Q&A with Trevor Malkinson

photo 1 copyTrevor Malkinson, co-founder of the West Coast Centre for (r)Evolutionary Theology, tells us about his spiritual journey and the importance of new approaches to religious thought and teaching in an ever-changing world.

1. Why was your intention when you decided to co-found the West Coast Centre for (r)Evolutionary Theology?

My intention was to support emergent theologies that have the potential to activate and promote healing on a personal, cultural and planetary level. Various forms of evolutionary theology allow for science and religion to be integrated and offer a new way to practice our spirituality. Evolutionary spirituality recognizes that reality is in process, nothing is permanent and we’re able to be conscious co-creators within our unfolding reality. To use more Christian language, we can participate with God in bringing forth a little more of the kingdom of God, i.e., a society where love, justice and equality reigns. Evolutionary spirituality can bring us into deep accord with the earth and with the cosmos, of which we are a part. This breaks the loneliness and isolation that besets modern society, and which corporations prey upon to sell us more things, driving up addiction.

2. Tell us a bit about your spiritual journey.

My mentor and pastor for eight years was Reverend Bruce Sanguin (at Canadian Memorial United Church), who pioneered what he called evolutionary Christian mysticism. So my entry into Christianity was into a specific setting, one in which the integration of science and religion, and Christianity and an evolutionary worldview, was taking place. At the same time, and for several years before that, I was involved in a cultural current interested in evolutionary spirituality more generally. Carter Phipps’ book Evolutionaries: Unlocking the Spiritual and Cultural Potential of Science’s Greatest Idea (2012), probably best captures this cultural movement and shift. As I started to practice this spirituality of turning myself over daily to the call of the Holy Spirit, my life became an incredible unfolding adventure that I could barely keep up with. So I want to promote this spirituality, and have people test it in their lives and experience what can occur when one has this type of awareness.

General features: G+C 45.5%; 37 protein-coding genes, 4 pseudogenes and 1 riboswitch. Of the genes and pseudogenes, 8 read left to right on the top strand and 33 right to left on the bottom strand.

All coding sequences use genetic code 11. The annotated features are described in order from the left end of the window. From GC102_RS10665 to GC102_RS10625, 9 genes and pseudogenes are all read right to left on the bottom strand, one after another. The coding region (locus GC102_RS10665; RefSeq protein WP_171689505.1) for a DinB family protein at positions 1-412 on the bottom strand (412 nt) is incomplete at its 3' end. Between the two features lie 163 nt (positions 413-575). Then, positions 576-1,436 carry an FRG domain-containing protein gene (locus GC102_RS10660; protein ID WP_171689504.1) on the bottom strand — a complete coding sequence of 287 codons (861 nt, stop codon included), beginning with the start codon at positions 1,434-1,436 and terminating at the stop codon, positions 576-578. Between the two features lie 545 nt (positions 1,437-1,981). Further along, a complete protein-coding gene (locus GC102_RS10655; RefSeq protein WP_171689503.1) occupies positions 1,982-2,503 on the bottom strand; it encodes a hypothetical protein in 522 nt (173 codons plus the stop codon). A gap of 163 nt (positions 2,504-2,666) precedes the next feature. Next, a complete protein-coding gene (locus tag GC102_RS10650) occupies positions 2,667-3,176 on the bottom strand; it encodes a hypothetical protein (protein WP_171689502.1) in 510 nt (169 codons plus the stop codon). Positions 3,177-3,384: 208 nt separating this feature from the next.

3. What makes the inaugural (r)Evolutionary Theology Conference in Vancouver a significant milestone?

The Conference is significant because Vancouver – and Cascadia more generally – is one of the lowest churched areas in the world, but also a place where there are a lot of people who are Spiritual But Not Religious, a category of people who have a spiritual side, but no religious affiliation. This means that there’s the potential for some cross-pollination and for important conversations to take place at the Conference. Ecological consciousness is also prevalent in these regions – and almost all (r)evolutionary theologies are ecologically minded – so there’s the possibility for some overlap and interaction there, too.

4. How might the West Coast Centre for (r)Evolutionary Theology and the Conference shape spirituality in Vancouver?

We hope to, at a minimum, provide a voice for emergent theologies through hosting important theologians and practitioners and organizing other events. How it impacts religious thought and practice in Vancouver will depend on how many clergy and laypeople from a variety of progressive Christian denominations attended such events. Certainly, our live audience at the Conference will be local, and if these theological currents start to seep into sermons, or into small study groups in congregations, then I think we’ll see an impact.

5. Why is it important to foster public discussion surrounding Progressive theology and God-talk?

Two reasons. First, for those already committed to Christianity in some form, these are important new ways of understanding their faith, and ones that are more compatible with science and the rise of ecological consciousness. Thus, they give Christians tools to take part in a transition to a more just and sustainable world.

Secondly – and this is a bit more complex – our modern and postmodern societies in the West and in North America have become increasingly secular and devoid of any overarching meaning system, and often the cosmos is seen as a cold place that we’re not connected to. However, in my view, there’s an infinite or transcendent dimension to reality, which we often call God, and we know this deep down. In fact, our deepest desire is to connect to this dimension of ourselves and to this experience of the infinite, which is also deeply alive in this world. But, when we deny this dimension of reality, it opens up a void that needs to be filled; and, in our society, we often fill that void with endless consumption. Not only has this been incredibly ecologically damaging, it’s resulted in skyrocketing rates of addiction in countries across the world. So Progressive theologies and God-talk are able to reconnect us to the cosmos and to that dimension of ourselves that is divine. This has enormous healing potential for humans and the earth. Without these updated theological options, a mass exodus from church will likely continue, and, with it, a Christian presence that advocates for justice, love and equality.


2 thoughts on “Q&A with Trevor Malkinson

  1. Many thanks to you, Trevor, and to your co-creators in providing this crucible for (r)evolutionary thinking about “God”. My prayer is that we develop a supportive, open network where we can explore radical (revolutionary) and emerging (evolutionary) ideas of our linkages with the cosmos and with each other in the largest and most intimate manner. Brian Tucker.


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